Medicare fraud and abuse prevention and detection efforts are about the get tougher because of the new Zone Program Integrity Contractors (ZPIC), who began work in some regions on February 1.
CMS developed ZPICs to fix flaws in the current Medicare program integrity system, which protects the Medicare program by preventing and detecting fraud and abuse. Under the existing system, Medicare Drug Integrity Contractors (MEDIC) fight fraud and abuse in Medicare Part D, while Program Safeguard Contractors (PSC) are responsible for such efforts in either Medicare Parts A and B, durable medical equipment (DME), or home health and hospice, depending on the geographic region.
"The existing program integrity system is extremely fragmented, with multiple contractors investigating different types of Medicare fraud in a given state," says William Mahon, consultant at Mahon Consulting Group in Great Falls, VA, and past president and CEO of the National Healthcare Anti-Fraud Association. "Ultimately, the efficiency of the existing system is limited by is fragmented and complex nature."
CMS hopes to unify the system with ZPICs, who will eventually take on the work of PSCs and MEDICs.
The new program divides the country into seven jurisdictions, and in each jurisdiction one ZPIC will be responsible for program integrity oversight and functions for all Medicare-related claims. Because ZPICs will investigate cases of Medicare fraud involving all healthcare providers in a geographic region, they will have the ability to detect cross-billing and relationships among healthcare providers, which will lead to increased scrutiny of providers working across lines of business.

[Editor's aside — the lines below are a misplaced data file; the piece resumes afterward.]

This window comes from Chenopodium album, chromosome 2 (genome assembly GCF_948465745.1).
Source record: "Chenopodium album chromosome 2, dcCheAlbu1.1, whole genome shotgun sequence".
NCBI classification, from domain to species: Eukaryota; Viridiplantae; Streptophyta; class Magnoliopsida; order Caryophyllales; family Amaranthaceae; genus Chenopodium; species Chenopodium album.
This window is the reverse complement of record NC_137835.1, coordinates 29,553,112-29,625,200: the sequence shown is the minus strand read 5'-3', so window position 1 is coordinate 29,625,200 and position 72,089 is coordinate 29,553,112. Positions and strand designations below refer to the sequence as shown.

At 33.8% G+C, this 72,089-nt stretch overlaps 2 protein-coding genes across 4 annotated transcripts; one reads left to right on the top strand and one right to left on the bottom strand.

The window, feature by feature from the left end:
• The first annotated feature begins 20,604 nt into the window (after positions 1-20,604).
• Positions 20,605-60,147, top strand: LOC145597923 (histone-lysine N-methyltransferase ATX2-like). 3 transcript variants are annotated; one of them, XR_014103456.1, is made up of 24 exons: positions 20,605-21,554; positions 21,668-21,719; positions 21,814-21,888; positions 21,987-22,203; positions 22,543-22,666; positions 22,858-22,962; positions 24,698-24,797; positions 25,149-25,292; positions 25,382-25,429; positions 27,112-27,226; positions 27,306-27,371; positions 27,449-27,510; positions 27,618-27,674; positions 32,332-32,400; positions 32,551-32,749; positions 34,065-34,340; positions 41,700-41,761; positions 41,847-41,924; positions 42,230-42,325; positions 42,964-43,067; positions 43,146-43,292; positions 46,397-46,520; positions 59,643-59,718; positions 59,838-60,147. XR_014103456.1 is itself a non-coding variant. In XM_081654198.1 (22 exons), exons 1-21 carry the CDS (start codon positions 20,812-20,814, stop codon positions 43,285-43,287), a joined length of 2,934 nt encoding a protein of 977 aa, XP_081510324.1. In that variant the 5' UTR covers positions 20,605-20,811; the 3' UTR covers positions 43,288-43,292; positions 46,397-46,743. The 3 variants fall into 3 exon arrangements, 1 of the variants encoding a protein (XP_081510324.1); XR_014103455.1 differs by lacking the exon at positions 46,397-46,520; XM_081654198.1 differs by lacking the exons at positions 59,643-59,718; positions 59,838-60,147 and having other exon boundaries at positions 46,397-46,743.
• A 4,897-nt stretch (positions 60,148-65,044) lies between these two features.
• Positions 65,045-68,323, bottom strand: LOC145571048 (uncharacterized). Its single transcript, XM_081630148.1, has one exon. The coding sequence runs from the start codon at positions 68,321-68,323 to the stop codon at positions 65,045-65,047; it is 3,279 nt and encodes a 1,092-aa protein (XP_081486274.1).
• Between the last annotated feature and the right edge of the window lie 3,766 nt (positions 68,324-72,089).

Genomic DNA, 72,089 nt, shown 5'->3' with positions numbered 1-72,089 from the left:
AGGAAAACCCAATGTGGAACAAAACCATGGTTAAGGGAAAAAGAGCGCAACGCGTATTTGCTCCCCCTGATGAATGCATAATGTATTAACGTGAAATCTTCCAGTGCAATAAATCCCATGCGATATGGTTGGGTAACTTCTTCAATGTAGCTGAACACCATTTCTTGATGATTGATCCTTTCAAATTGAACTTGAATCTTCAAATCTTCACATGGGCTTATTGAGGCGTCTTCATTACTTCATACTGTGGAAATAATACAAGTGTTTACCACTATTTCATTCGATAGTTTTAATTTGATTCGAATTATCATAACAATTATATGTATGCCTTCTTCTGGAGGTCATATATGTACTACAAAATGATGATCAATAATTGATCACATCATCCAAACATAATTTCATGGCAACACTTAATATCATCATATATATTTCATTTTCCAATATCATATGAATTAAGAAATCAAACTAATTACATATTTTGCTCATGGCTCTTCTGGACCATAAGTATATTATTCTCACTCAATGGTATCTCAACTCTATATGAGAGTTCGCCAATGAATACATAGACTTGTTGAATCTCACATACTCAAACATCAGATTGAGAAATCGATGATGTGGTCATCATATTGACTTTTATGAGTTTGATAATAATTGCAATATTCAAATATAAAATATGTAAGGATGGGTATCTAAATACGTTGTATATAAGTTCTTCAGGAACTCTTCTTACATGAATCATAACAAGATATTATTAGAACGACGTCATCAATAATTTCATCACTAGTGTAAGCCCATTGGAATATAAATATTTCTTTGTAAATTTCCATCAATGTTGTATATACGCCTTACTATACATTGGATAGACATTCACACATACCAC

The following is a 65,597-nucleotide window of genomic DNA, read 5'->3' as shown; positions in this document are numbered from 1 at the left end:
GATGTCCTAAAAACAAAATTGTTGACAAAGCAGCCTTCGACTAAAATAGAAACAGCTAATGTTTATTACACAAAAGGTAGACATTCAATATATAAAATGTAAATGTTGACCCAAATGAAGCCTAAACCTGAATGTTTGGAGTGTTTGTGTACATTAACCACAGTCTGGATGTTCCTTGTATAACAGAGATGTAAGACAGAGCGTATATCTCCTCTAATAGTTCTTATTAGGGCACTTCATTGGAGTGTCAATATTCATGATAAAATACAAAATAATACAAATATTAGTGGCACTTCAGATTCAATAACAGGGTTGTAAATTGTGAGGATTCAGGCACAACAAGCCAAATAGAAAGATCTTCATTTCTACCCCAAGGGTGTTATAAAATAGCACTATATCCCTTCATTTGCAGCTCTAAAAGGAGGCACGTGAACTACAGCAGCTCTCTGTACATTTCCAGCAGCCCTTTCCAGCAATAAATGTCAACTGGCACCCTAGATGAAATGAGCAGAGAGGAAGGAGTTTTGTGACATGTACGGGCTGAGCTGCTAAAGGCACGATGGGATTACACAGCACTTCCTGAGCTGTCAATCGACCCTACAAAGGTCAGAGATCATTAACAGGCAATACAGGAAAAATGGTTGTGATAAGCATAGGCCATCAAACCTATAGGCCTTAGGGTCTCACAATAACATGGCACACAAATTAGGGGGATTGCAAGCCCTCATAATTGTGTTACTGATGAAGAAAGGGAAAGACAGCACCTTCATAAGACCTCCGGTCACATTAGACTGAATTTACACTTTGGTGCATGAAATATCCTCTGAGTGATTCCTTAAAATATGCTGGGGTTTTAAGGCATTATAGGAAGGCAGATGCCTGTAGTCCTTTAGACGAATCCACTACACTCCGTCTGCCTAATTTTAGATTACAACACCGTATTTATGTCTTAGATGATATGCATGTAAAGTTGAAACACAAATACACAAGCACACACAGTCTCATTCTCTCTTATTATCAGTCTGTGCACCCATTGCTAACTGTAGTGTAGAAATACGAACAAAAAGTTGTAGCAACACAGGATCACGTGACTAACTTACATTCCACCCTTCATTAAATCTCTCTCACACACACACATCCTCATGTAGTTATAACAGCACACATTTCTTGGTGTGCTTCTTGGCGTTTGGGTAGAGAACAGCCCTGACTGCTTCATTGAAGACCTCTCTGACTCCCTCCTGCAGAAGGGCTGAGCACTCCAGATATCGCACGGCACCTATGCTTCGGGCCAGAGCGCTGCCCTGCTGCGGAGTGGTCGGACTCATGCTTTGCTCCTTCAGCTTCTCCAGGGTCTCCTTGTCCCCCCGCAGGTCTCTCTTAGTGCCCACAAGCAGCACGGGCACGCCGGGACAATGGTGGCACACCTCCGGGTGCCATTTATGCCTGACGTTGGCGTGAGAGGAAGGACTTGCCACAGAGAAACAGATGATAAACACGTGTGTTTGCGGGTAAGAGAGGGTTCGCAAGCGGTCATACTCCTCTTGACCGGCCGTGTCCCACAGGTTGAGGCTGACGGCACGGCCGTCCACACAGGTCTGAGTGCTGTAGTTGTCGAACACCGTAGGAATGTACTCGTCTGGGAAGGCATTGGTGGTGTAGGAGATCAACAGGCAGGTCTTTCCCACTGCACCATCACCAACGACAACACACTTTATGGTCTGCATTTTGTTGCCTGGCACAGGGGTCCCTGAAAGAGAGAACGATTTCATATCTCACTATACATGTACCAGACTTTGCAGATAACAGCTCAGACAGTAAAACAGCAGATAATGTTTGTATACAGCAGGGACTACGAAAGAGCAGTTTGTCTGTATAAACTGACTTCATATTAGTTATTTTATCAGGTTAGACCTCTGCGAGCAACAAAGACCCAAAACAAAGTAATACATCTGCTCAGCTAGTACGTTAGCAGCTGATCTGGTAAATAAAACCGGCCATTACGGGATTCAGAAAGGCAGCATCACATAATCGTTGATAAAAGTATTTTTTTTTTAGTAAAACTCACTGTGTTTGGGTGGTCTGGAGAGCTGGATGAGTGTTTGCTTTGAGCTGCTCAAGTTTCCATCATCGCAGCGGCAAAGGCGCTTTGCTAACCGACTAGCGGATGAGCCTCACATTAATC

ZPICs will also compare data from Medicare and Medicaid claims to identify fraudulent activities between the programs, a process known as Medi-Medi data matching.
"For example, ZPICs will compare Medicare and Medicaid claims filed for dually-eligible beneficiaries to ensure the two programs are not paying for the same services," Mahon says. "The contractors will also look at the amount of services providers bill to Medicare and Medicaid to identify so-called 'time bandits,' whose services billed to both programs add up to seemingly impossible volumes of work."
ZPICS will perform the same types of investigations as PSCs, known as benefit integrity (BI) reviews, based on billing abnormalities identified by data analysis or allegations of fraud and abuse. ZPICs will conduct data analysis to determine normal practice patterns and then look for abnormalities, such as spikes in billing.
All BI reviews may not uncover fraudulent activities but can still result in significant overpayments because the documentation was missing or inappropriate. Some spikes in billing are completely legitimate, but, without appropriate documentation, a facility may be forced to return payments to Medicare.
"You never know when you will be audited, so facilities must be prepared to support the services they provide at all times," says Wayne van Halem, AHFI, CFE, president and CEO of The vanHalem Group, LLC, in Atlanta.
SNFs should be happy to know that ZPICs should simplify fraud and abuse investigations, especially for providers with multiple facilities.
"Previously, a benefit integrity review done on one facility could be completely different than one performed on another facility not far away," van Halem says.
Because ZPIC jurisdictions are large and the contractors are responsible for Medicare program integrity across all lines of business, there will be more consistency in the investigation process.
ZPICs are scheduled to transition in three cycles. The first cycle was scheduled to transition ZPICs for zones four, five, and seven, on February 1. Although the ZPICs for zones four and seven began work on this date, the transition for the zone five ZPIC was delayed because an unsuccessful bidder protested the award. CMS is months behind schedule in awarding contracts for the remaining zones and has yet to release transition dates for the second and third cycles.
Despite delayed implementation efforts, SNFs should understand how these new contractors expand the scope of fraud prevention and detection efforts and prepare for increased scrutiny of relationships between Medicare providers.